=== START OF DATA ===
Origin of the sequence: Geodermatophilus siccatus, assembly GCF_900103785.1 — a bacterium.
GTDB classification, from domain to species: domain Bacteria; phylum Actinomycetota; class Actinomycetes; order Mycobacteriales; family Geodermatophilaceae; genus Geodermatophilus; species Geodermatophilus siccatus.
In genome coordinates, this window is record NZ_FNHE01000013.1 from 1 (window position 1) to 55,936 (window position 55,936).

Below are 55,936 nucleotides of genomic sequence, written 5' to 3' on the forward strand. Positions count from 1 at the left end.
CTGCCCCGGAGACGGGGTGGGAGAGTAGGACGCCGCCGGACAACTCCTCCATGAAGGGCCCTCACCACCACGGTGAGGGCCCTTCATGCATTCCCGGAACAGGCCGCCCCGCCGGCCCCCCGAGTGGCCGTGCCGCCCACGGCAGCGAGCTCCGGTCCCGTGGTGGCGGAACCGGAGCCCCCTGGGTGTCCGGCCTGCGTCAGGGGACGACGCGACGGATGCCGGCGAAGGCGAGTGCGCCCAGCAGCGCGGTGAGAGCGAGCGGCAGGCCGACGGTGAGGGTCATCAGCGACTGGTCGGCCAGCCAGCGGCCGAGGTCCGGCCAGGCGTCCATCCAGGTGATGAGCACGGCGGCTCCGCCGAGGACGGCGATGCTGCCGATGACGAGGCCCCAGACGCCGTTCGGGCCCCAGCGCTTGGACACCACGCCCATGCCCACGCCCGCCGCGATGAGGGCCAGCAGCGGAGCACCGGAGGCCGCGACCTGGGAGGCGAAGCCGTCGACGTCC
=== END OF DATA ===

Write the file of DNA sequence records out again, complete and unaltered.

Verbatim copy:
Origin of the sequence: Geodermatophilus siccatus, assembly GCF_900103785.1 — a bacterium.
GTDB classification, from domain to species: domain Bacteria; phylum Actinomycetota; class Actinomycetes; order Mycobacteriales; family Geodermatophilaceae; genus Geodermatophilus; species Geodermatophilus siccatus.
In genome coordinates, this window is record NZ_FNHE01000013.1 from 1 (window position 1) to 55,936 (window position 55,936).

Below are 55,936 nucleotides of genomic sequence, written 5' to 3' on the forward strand. Positions count from 1 at the left end.
CTGCCCCGGAGACGGGGTGGGAGAGTAGGACGCCGCCGGACAACTCCTCCATGAAGGGCCCTCACCACCACGGTGAGGGCCCTTCATGCATTCCCGGAACAGGCCGCCCCGCCGGCCCCCCGAGTGGCCGTGCCGCCCACGGCAGCGAGCTCCGGTCCCGTGGTGGCGGAACCGGAGCCCCCTGGGTGTCCGGCCTGCGTCAGGGGACGACGCGACGGATGCCGGCGAAGGCGAGTGCGCCCAGCAGCGCGGTGAGAGCGAGCGGCAGGCCGACGGTGAGGGTCATCAGCGACTGGTCGGCCAGCCAGCGGCCGAGGTCCGGCCAGGCGTCCATCCAGGTGATGAGCACGGCGGCTCCGCCGAGGACGGCGATGCTGCCGATGACGAGGCCCCAGACGCCGTTCGGGCCCCAGCGCTTGGACACCACGCCCATGCCCACGCCCGCCGCGATGAGGGCCAGCAGCGGAGCACCGGAGGCCGCGACCTGGGAGGCGAAGCCGTCGACGTCC